"Unfortunately, this situation means that we are waiting for them to die one by one," Ahmad Mukhallati, who leads al-Shifa's plastic surgery department, told Middle East Eye on Monday.
The hospital is under siege by the Israeli military because it claims that Hamas operates a command center from the hospital and underground, The Associated Press reported . Both Hamas and the hospital staff deny this, and Israel has not supplied any evidence. It is considered a war crime to target a hospital.
The MSF surgeon said that the staff there would only evacuate if they received a guarantee that their patients, including the premature babies, would be evacuated safely first.
Mohammed Zaqout, the director of hospitals in Gaza, told AP that there were around 650 patients, 500 staff, and 2,500 displaced people still inside the hospital.
The MSF surgeon said that Israeli forces had bombed or shot at people who had attempted to leave the hospital, and also prevented hospital staff from bringing the injured in.
"When we sent the ambulance to bring the patients, a few meters away, they attacked the ambulance. There are injured people around the hospital, they are looking for medical care, we can't bring them inside," the surgeon said. "There's also a sniper who attacked patients, they have gunshot wounds, we operated on three of them. The situation is very bad, it is inhuman."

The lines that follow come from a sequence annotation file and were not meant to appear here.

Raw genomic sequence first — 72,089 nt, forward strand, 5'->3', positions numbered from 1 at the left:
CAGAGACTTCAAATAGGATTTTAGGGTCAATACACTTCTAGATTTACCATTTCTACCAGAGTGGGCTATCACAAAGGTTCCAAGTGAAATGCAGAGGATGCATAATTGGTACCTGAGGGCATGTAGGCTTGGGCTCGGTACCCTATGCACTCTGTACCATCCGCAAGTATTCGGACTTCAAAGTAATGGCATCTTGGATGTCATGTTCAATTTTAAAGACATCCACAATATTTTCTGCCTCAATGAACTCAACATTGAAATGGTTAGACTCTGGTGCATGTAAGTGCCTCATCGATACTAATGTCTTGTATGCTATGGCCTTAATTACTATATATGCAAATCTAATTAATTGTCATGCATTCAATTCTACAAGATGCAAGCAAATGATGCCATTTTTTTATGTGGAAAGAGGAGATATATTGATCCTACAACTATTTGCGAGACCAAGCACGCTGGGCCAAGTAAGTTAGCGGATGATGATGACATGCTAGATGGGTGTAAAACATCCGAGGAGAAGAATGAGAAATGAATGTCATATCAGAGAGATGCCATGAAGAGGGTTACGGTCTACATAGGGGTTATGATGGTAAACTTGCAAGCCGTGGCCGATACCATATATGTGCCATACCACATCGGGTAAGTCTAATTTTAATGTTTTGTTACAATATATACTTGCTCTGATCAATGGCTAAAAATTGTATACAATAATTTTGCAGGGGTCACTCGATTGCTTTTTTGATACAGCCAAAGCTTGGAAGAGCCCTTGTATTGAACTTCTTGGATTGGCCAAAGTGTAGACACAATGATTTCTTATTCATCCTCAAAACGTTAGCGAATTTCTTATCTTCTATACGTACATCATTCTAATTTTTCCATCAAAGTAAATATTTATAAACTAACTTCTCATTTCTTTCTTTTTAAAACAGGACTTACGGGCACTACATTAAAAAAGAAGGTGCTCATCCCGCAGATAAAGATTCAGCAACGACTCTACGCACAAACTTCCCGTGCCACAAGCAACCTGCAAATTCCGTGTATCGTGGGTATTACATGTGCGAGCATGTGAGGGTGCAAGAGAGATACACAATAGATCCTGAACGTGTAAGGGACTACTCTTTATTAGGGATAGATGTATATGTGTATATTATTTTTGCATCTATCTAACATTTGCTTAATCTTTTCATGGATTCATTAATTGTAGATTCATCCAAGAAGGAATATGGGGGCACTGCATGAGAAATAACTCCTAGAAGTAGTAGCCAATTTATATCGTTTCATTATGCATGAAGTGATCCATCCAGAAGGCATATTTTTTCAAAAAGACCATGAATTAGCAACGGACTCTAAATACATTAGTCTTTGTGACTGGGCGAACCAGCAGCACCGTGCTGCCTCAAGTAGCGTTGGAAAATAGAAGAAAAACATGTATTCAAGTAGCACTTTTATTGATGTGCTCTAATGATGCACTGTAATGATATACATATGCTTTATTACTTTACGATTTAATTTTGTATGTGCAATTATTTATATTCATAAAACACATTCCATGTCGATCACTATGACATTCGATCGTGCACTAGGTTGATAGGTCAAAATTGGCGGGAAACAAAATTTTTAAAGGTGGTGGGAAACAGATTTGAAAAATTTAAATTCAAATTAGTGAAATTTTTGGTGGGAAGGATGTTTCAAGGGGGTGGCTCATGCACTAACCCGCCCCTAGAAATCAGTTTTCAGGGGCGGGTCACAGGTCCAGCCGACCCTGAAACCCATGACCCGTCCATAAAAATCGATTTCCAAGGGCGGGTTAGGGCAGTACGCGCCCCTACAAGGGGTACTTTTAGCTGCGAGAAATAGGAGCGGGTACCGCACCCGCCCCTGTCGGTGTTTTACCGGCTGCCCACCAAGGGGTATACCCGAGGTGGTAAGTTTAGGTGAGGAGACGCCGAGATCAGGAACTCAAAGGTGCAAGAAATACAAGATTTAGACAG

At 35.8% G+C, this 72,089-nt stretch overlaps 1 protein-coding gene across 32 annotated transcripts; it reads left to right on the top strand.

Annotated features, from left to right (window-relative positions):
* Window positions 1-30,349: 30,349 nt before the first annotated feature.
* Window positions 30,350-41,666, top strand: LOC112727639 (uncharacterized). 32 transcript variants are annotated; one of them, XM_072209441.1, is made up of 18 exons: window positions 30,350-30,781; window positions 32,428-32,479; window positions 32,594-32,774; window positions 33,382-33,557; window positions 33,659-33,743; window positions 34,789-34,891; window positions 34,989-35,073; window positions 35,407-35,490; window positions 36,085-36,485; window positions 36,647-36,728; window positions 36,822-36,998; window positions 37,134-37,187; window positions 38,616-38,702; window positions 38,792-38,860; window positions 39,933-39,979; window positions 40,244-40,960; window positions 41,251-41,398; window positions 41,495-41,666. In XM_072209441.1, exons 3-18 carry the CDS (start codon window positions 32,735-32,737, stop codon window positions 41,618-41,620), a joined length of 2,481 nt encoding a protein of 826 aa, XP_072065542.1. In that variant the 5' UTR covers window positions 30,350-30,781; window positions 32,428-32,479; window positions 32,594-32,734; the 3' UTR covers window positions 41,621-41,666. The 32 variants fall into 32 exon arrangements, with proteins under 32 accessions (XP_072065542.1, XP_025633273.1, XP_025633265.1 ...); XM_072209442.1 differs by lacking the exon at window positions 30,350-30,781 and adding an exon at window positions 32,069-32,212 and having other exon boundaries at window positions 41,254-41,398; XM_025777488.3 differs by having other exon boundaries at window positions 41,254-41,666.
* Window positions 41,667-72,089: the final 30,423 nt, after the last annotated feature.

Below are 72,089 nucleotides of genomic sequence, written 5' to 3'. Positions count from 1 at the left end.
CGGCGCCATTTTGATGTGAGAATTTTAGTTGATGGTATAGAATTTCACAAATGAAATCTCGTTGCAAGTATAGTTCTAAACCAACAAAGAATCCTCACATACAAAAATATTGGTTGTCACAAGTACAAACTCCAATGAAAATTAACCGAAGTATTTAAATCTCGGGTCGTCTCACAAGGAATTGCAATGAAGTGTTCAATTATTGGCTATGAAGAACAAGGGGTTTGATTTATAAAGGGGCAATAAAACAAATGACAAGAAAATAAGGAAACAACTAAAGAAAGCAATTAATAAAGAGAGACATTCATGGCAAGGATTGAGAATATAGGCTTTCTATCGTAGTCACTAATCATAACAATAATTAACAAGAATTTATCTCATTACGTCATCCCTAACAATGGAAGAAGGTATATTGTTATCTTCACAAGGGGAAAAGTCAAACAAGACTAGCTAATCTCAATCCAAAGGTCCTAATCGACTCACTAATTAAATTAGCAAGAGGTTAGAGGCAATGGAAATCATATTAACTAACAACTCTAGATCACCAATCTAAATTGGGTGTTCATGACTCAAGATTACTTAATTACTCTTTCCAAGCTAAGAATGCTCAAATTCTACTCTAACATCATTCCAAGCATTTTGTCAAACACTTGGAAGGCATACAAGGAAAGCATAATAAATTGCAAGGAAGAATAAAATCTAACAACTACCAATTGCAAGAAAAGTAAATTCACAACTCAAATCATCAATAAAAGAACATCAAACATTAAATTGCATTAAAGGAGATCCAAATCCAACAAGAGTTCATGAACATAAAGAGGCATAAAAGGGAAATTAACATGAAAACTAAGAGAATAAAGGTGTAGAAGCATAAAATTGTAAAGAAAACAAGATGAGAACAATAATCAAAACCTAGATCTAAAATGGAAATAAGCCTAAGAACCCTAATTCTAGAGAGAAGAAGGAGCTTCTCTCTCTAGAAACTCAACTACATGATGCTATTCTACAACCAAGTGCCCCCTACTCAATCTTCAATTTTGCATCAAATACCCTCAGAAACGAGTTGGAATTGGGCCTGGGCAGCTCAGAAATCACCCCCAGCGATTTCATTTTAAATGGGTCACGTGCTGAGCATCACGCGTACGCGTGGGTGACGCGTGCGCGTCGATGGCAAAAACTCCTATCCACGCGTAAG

The Israeli military presence also means that staff have not been able to retrieve or bury the bodies of the dead outside the hospital.
Health ministry official Munir al-Bursh choked up while speaking to Al Jazeera Monday as he described seeing stray dogs eat the bodies left in the hospital's courtyard and being unable to stop them.
The European Union's humanitarian aid chief called for "meaningful" pauses in the fighting Monday so that fuel could be delivered to hospitals, as Agence France-Presse reported .
"First of all, they have to be announced well in advance of the implementation so organizations can prepare to exploit them. Second, they have to be clearly defined time-wise," Janez Lenarcic, European commissioner for crisis management, said during a meeting in Brussels.
So far, at least 1,200 Israelis and more than 11,000 Palestinians in Gaza have been killed since Hamas' October 7 attack on Israel and Israel's retaliatory bombardment and invasion of Gaza. Gaza's Health Ministry said that 32 patients had died at al-Shifa since it lost fuel on Saturday, according to AP .
On Sunday, World Health Organization Director-General Tedros Adhanom Ghebreyesus put out a call for an immediate cease-fire in response to conditions at al-Shifa.
"The world cannot stand silent while hospitals, which should be safe havens, are transformed into scenes of death, devastation, and despair," Tedros said on social media.
In response to growing calls for a cease-fire from humanitarian organizations and civil society, both Israeli Prime Minister Benjamin Netanhayu and U.S. President Joe Biden have refused .